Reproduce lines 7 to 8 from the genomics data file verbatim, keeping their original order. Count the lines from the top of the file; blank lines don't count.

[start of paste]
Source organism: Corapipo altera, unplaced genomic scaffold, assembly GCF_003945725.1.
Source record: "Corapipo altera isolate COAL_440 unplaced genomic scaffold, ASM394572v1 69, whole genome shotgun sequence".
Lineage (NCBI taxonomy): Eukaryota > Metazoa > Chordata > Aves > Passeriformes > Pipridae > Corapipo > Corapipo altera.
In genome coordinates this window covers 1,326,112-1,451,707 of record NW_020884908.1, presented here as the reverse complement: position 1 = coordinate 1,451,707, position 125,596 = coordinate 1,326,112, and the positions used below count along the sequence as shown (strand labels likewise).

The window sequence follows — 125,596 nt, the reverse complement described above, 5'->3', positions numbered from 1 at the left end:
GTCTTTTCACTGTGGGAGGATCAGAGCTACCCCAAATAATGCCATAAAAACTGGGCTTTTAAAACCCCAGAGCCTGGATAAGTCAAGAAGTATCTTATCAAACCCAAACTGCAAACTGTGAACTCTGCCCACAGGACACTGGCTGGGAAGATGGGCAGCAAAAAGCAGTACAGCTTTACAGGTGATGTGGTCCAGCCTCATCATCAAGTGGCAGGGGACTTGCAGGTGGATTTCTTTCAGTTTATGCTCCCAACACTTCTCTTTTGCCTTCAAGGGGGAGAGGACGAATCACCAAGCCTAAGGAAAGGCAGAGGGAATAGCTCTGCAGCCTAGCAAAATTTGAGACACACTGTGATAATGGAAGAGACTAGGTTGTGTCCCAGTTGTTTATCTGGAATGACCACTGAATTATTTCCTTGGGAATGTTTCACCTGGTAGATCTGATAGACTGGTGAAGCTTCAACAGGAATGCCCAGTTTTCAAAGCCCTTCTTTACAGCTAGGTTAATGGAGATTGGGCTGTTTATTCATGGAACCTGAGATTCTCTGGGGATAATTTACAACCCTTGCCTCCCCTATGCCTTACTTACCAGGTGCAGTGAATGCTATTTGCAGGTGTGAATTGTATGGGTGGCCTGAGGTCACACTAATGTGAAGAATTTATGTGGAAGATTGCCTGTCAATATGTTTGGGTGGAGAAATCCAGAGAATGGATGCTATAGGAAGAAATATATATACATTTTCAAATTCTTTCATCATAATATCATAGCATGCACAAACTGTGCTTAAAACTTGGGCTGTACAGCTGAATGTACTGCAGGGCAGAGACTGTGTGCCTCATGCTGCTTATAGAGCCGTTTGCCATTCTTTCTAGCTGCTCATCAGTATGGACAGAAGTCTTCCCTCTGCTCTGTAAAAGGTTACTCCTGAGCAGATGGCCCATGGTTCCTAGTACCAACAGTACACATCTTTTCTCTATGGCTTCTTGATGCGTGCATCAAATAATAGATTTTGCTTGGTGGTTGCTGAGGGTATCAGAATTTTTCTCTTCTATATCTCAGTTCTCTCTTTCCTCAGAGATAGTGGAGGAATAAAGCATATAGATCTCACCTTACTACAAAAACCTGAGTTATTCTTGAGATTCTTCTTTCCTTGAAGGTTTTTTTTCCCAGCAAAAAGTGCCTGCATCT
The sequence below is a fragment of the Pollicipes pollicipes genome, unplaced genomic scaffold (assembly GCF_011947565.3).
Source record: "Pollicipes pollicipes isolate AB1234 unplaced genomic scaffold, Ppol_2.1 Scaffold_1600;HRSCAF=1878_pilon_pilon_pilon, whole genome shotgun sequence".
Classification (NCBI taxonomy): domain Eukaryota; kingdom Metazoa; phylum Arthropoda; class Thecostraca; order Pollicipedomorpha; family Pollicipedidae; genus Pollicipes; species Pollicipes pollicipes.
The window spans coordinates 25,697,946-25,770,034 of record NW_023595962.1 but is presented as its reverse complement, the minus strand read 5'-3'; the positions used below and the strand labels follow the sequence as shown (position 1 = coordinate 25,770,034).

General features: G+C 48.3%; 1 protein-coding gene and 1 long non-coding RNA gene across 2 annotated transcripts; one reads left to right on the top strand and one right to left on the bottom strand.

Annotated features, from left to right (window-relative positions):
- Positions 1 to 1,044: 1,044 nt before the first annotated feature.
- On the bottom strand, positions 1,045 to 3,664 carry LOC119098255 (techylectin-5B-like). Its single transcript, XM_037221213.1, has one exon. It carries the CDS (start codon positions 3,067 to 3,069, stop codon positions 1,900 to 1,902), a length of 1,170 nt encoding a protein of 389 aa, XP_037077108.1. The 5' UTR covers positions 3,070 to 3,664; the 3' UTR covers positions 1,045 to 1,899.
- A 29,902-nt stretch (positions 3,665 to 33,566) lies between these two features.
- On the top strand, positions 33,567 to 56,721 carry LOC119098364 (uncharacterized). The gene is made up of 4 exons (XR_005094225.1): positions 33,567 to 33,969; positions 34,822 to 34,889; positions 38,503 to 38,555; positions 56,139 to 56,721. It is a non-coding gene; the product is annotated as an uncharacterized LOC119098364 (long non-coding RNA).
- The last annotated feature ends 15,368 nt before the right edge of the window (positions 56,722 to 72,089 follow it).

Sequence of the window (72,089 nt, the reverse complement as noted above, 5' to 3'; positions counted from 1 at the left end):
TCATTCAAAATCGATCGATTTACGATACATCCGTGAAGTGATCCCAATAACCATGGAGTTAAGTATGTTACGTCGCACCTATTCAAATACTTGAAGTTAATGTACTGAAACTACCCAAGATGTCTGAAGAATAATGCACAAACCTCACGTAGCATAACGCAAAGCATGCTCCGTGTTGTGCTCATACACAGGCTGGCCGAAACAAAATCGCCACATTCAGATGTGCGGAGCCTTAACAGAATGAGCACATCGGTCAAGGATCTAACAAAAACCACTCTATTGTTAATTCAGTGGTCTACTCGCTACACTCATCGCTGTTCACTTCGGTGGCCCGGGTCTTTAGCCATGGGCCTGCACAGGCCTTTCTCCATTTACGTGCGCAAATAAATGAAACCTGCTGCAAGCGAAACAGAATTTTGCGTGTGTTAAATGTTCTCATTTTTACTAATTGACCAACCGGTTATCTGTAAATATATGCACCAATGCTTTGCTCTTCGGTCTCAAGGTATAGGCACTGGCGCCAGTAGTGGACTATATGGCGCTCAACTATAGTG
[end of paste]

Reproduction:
The sequence below is a fragment of the Pollicipes pollicipes genome, unplaced genomic scaffold (assembly GCF_011947565.3).
Source record: "Pollicipes pollicipes isolate AB1234 unplaced genomic scaffold, Ppol_2.1 Scaffold_1600;HRSCAF=1878_pilon_pilon_pilon, whole genome shotgun sequence".